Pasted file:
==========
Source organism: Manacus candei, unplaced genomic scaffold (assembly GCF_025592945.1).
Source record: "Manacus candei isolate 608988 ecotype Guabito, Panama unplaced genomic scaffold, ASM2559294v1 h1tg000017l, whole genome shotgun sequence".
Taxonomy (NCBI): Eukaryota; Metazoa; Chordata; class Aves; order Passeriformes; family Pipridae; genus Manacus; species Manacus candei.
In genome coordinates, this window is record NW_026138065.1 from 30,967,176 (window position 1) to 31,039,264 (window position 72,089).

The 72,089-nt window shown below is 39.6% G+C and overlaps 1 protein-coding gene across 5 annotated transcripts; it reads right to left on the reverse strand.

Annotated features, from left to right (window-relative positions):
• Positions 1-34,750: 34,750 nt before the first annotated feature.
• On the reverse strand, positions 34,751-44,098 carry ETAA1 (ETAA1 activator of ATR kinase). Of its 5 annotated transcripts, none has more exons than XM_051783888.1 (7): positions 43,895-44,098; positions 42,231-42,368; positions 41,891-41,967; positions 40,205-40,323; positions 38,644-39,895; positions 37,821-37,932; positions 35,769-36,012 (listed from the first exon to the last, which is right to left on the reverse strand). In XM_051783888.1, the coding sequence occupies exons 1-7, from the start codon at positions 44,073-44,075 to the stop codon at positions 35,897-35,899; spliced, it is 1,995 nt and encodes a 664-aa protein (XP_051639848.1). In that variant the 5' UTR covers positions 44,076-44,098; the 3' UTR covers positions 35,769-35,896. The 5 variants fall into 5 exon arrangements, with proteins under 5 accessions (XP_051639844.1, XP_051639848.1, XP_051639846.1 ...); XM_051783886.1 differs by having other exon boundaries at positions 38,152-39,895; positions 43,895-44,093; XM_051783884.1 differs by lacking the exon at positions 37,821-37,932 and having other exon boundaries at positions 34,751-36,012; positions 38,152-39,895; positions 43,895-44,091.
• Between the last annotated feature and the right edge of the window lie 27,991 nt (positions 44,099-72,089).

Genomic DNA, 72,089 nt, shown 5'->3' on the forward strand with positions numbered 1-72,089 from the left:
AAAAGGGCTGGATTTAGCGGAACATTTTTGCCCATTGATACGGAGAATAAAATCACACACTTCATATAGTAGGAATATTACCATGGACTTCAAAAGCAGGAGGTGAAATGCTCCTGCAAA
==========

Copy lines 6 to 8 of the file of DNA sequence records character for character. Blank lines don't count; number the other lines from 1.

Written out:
Annotated features, from left to right (window-relative positions):
• Positions 1-34,750: 34,750 nt before the first annotated feature.
• On the reverse strand, positions 34,751-44,098 carry ETAA1 (ETAA1 activator of ATR kinase). Of its 5 annotated transcripts, none has more exons than XM_051783888.1 (7): positions 43,895-44,098; positions 42,231-42,368; positions 41,891-41,967; positions 40,205-40,323; positions 38,644-39,895; positions 37,821-37,932; positions 35,769-36,012 (listed from the first exon to the last, which is right to left on the reverse strand). In XM_051783888.1, the coding sequence occupies exons 1-7, from the start codon at positions 44,073-44,075 to the stop codon at positions 35,897-35,899; spliced, it is 1,995 nt and encodes a 664-aa protein (XP_051639848.1). In that variant the 5' UTR covers positions 44,076-44,098; the 3' UTR covers positions 35,769-35,896. The 5 variants fall into 5 exon arrangements, with proteins under 5 accessions (XP_051639844.1, XP_051639848.1, XP_051639846.1 ...); XM_051783886.1 differs by having other exon boundaries at positions 38,152-39,895; positions 43,895-44,093; XM_051783884.1 differs by lacking the exon at positions 37,821-37,932 and having other exon boundaries at positions 34,751-36,012; positions 38,152-39,895; positions 43,895-44,091.